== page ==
With the U.S. Federal Reserve raising interest rates, and European Central Bank President Mario Draghi seemingly unable to break his addiction to quantitative easing, many investors are questioning who would want to buy the euro. The answer is simple. The whole world is eager to buy the euro. The problem in 2017 is more likely to be finding anyone who wants to buy the dollar.
The Middle East is a good example of a region of avid euro buyers. Even with the recent oil price rally, most Middle Eastern countries are expected to run sizable fiscal deficits. The International Monetary Fund expects Saudi Arabia to run a fiscal deficit of almost 10% of gross domestic product next year. To fund their budget deficits, the Gulf countries are selling central bank reserves and pools of assets held by their sovereign wealth funds.
Imagine Saudi Arabia sells U.S. Treasurys, and uses the dollars it receives to pay its civil servants. Then imagine that a Saudi Arabian civil servant uses the money to buy a BMW in euros. What is happening? Saudi Arabia is selling dollars and buying euros. It does not matter that there is an asset on one side of the transaction and a BMW on the other side -- the foreign exchange market implication is the same whether it is bonds or BMWs that are bought.
When the Middle East buys assets, it likes them to be made in America: Central banks buy roughly twice as many U.S. assets as other assets. If the Middle East buys products and services, it likes them to be made in Europe: The region buys twice as much from Europe as from the U.S. Thus, if the Middle East sells assets to buy goods, it sells dollars to buy euros.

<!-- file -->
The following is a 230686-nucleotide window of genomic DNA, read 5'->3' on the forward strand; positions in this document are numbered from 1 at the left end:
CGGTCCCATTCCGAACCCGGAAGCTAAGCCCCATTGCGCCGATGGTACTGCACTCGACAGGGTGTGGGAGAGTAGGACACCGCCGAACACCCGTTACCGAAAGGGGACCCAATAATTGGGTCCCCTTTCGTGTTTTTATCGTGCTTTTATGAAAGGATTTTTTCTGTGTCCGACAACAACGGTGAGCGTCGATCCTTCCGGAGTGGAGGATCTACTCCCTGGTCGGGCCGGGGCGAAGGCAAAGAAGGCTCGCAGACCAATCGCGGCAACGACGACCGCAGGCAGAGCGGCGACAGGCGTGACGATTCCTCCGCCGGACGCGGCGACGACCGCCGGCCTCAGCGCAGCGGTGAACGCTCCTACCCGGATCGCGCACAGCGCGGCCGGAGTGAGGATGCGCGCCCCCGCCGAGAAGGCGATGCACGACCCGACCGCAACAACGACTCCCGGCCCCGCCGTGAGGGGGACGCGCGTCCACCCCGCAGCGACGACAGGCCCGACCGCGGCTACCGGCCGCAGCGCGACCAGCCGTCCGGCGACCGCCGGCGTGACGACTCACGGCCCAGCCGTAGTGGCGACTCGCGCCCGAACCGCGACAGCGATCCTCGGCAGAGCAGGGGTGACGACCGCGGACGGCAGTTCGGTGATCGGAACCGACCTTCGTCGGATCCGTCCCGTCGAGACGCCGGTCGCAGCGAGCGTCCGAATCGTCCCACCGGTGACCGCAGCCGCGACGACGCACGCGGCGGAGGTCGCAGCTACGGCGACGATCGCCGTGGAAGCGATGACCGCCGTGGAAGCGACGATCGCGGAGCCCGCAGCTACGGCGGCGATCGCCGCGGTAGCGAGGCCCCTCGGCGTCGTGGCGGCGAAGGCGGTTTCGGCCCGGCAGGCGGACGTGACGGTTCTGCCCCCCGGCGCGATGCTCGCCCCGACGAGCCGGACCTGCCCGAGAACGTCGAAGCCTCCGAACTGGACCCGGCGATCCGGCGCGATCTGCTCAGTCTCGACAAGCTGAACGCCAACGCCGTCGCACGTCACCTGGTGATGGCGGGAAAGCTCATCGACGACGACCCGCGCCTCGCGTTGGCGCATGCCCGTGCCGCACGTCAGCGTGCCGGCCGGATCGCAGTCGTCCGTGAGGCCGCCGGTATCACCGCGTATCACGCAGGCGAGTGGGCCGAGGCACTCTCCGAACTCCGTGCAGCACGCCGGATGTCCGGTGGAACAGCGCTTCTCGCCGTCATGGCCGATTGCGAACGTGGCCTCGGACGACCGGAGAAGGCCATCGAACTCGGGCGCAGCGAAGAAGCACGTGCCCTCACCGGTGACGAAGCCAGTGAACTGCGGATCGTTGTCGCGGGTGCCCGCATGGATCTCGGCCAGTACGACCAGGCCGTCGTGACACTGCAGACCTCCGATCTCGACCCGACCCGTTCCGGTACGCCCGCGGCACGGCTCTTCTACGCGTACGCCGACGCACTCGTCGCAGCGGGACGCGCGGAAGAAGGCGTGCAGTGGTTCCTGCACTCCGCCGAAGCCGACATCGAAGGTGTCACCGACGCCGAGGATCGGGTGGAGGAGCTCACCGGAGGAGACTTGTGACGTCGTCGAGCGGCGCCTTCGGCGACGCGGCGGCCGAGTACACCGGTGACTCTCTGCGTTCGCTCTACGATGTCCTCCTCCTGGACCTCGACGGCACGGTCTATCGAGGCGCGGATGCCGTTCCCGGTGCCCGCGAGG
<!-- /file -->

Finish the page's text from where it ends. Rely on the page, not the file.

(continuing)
So why is the euro not stronger with all this enthusiastic buying of BMWs and other European goods? In 2016, the U.S. basically pleaded with the rest of the world to lend it money. U.S. interest rates are above those of the euro area, where they are negative. U.S. bond yields are above those of the euro area, where many are negative. U.S. equities have outperformed those of the euro area by about 15%, and euro area equity performance is negative this year.
The U.S. did just about everything it could to persuade investors to buy dollars -- and at the end of all of that effort, the euro still trades within 4% of where it traded against the dollar at the start of the year.
The challenge for the U.S. is that it needs foreigners to buy dollars every day to stop the greenback from falling. In the first nine months of 2016, foreigners had to purchase $2.7 billion every day. That is more than the daily GDP of the Netherlands. Any day that foreigners were not inclined to buy $2.7 billion, the dollar would weaken.
This is important. If foreigners decide that they want to "wait and see" what President-elect Donald Trump's policies are like before committing to buying more dollars, then the dollar will fall. "Wait and see" is not good enough for the U.S.
Therefore, the question is not who wants to buy euros -- the whole world wants to buy euros because the whole world wants to buy European products. The question for 2017 is, in the new abnormal of the U.S., who can be persuaded to buy dollars?
Paul Donovan is the global chief economist at UBS Wealth Management and the author of "The Truth About Inflation," published in 2015. Read more at www.ubs.com/pauldonovan.